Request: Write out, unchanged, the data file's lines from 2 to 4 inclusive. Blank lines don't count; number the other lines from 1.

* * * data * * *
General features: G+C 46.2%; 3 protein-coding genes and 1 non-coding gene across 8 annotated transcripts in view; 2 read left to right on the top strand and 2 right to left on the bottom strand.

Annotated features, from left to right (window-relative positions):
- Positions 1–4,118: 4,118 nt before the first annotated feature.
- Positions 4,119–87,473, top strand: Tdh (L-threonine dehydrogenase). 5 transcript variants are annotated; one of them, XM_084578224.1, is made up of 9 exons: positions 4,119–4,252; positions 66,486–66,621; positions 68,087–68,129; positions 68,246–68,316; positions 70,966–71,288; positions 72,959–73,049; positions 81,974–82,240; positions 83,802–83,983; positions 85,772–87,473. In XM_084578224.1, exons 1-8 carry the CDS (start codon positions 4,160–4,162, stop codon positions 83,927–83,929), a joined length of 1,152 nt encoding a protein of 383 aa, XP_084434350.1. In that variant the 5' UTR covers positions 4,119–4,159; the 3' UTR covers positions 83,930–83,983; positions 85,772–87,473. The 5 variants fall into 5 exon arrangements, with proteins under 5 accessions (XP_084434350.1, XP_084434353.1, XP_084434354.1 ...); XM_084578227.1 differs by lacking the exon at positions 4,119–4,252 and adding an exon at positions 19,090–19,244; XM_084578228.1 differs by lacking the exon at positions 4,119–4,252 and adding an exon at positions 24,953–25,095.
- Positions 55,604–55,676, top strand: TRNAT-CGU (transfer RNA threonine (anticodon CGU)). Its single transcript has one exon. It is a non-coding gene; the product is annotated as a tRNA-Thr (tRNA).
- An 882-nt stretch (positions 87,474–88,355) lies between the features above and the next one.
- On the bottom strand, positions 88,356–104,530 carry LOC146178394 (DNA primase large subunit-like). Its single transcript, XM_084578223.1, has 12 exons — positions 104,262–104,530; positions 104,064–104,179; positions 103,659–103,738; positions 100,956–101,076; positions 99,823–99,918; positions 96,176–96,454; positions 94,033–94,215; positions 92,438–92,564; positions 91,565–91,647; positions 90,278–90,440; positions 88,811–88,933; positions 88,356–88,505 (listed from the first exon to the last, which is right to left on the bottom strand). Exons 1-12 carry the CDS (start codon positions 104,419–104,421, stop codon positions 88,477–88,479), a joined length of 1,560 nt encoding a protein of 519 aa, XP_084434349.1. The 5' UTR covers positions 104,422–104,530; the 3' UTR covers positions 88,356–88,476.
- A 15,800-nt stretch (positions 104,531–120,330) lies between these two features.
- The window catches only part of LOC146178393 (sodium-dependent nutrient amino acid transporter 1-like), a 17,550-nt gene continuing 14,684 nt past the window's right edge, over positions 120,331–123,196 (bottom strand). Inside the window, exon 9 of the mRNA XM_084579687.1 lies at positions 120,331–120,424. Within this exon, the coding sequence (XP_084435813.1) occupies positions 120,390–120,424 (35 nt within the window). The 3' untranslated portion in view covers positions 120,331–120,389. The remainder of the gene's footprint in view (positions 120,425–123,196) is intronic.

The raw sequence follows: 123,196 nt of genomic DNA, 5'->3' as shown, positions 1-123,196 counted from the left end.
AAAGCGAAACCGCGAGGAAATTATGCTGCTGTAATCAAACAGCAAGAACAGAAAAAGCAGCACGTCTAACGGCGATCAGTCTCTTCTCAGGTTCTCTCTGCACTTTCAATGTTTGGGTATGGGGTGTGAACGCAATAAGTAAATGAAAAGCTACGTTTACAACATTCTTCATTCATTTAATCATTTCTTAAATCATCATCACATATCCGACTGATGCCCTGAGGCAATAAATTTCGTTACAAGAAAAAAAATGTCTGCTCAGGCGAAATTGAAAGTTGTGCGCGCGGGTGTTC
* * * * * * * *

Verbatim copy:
Annotated features, from left to right (window-relative positions):
- Positions 1–4,118: 4,118 nt before the first annotated feature.
- Positions 4,119–87,473, top strand: Tdh (L-threonine dehydrogenase). 5 transcript variants are annotated; one of them, XM_084578224.1, is made up of 9 exons: positions 4,119–4,252; positions 66,486–66,621; positions 68,087–68,129; positions 68,246–68,316; positions 70,966–71,288; positions 72,959–73,049; positions 81,974–82,240; positions 83,802–83,983; positions 85,772–87,473. In XM_084578224.1, exons 1-8 carry the CDS (start codon positions 4,160–4,162, stop codon positions 83,927–83,929), a joined length of 1,152 nt encoding a protein of 383 aa, XP_084434350.1. In that variant the 5' UTR covers positions 4,119–4,159; the 3' UTR covers positions 83,930–83,983; positions 85,772–87,473. The 5 variants fall into 5 exon arrangements, with proteins under 5 accessions (XP_084434350.1, XP_084434353.1, XP_084434354.1 ...); XM_084578227.1 differs by lacking the exon at positions 4,119–4,252 and adding an exon at positions 19,090–19,244; XM_084578228.1 differs by lacking the exon at positions 4,119–4,252 and adding an exon at positions 24,953–25,095.